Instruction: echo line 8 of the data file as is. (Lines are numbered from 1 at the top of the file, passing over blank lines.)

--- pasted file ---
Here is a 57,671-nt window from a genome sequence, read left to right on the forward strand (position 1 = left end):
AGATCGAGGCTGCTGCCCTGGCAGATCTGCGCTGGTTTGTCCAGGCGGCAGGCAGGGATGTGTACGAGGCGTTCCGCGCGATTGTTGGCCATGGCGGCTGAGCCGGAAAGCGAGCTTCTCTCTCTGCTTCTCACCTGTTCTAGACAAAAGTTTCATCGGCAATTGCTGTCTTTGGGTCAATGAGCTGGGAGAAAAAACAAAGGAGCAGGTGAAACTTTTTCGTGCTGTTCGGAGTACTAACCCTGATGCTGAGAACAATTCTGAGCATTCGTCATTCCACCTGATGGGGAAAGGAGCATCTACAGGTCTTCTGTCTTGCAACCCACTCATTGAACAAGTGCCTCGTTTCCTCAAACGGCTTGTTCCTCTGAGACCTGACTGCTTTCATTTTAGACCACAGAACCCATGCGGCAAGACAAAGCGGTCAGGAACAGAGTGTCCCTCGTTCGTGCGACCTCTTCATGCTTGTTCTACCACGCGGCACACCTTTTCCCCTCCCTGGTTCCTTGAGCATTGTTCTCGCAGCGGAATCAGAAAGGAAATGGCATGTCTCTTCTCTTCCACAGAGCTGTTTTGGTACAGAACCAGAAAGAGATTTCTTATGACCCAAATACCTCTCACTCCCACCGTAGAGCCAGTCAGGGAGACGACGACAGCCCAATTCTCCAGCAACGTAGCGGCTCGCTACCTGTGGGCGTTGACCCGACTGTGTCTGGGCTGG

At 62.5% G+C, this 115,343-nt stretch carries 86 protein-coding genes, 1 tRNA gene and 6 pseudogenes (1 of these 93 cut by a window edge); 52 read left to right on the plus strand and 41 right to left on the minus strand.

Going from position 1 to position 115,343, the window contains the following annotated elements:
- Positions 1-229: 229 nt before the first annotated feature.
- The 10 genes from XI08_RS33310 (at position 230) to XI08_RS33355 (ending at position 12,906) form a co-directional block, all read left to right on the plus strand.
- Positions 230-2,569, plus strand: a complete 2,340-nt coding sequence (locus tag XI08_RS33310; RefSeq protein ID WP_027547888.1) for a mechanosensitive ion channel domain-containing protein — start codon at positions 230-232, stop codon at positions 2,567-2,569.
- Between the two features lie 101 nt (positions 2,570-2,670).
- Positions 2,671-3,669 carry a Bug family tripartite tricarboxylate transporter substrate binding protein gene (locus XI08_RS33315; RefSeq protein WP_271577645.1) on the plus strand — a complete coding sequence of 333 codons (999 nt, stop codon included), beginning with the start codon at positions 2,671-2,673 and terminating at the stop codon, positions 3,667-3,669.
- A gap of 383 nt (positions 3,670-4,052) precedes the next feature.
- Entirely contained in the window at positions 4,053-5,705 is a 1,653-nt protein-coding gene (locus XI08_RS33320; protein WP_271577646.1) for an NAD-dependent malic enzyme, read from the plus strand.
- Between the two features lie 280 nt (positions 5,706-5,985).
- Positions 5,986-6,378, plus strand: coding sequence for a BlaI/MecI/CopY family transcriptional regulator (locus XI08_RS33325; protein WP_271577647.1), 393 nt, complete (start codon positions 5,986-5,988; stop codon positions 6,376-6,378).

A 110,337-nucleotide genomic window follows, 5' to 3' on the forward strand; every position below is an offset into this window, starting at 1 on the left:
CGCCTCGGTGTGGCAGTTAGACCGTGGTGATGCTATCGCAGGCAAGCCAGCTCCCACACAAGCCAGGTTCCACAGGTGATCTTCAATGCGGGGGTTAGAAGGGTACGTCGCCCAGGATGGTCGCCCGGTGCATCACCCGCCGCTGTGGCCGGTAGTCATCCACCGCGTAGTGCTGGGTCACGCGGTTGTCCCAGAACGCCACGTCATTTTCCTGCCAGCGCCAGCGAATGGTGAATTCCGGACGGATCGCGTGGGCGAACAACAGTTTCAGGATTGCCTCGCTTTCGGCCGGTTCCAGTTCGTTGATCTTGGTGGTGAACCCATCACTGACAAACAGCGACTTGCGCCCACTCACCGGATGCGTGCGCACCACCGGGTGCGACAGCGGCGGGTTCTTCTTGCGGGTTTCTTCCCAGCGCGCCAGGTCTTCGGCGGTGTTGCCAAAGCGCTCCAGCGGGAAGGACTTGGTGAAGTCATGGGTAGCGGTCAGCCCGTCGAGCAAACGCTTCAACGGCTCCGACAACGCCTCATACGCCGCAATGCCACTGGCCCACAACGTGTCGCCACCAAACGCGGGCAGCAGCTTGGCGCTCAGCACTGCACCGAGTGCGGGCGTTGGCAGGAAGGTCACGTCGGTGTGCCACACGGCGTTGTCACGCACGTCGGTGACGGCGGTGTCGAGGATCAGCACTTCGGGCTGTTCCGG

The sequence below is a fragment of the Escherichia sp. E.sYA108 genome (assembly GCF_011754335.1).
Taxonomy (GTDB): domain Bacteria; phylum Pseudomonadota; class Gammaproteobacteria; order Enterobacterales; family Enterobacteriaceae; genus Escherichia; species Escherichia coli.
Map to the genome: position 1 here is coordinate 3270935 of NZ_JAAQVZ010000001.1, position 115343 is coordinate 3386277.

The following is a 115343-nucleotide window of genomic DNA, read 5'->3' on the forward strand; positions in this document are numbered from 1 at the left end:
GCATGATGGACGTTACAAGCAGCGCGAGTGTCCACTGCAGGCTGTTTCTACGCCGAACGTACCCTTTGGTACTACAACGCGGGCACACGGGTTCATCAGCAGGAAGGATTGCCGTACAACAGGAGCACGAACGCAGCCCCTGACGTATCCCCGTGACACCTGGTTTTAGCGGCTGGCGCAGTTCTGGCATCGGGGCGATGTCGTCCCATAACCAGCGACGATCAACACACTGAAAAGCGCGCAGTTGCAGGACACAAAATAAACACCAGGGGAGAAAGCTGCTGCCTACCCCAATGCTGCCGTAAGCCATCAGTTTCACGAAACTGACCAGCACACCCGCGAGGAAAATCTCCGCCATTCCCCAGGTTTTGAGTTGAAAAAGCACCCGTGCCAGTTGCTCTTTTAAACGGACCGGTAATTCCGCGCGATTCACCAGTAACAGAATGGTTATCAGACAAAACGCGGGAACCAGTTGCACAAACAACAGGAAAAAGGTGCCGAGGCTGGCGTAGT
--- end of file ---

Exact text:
- Between the two features lie 101 nt (positions 2,570-2,670).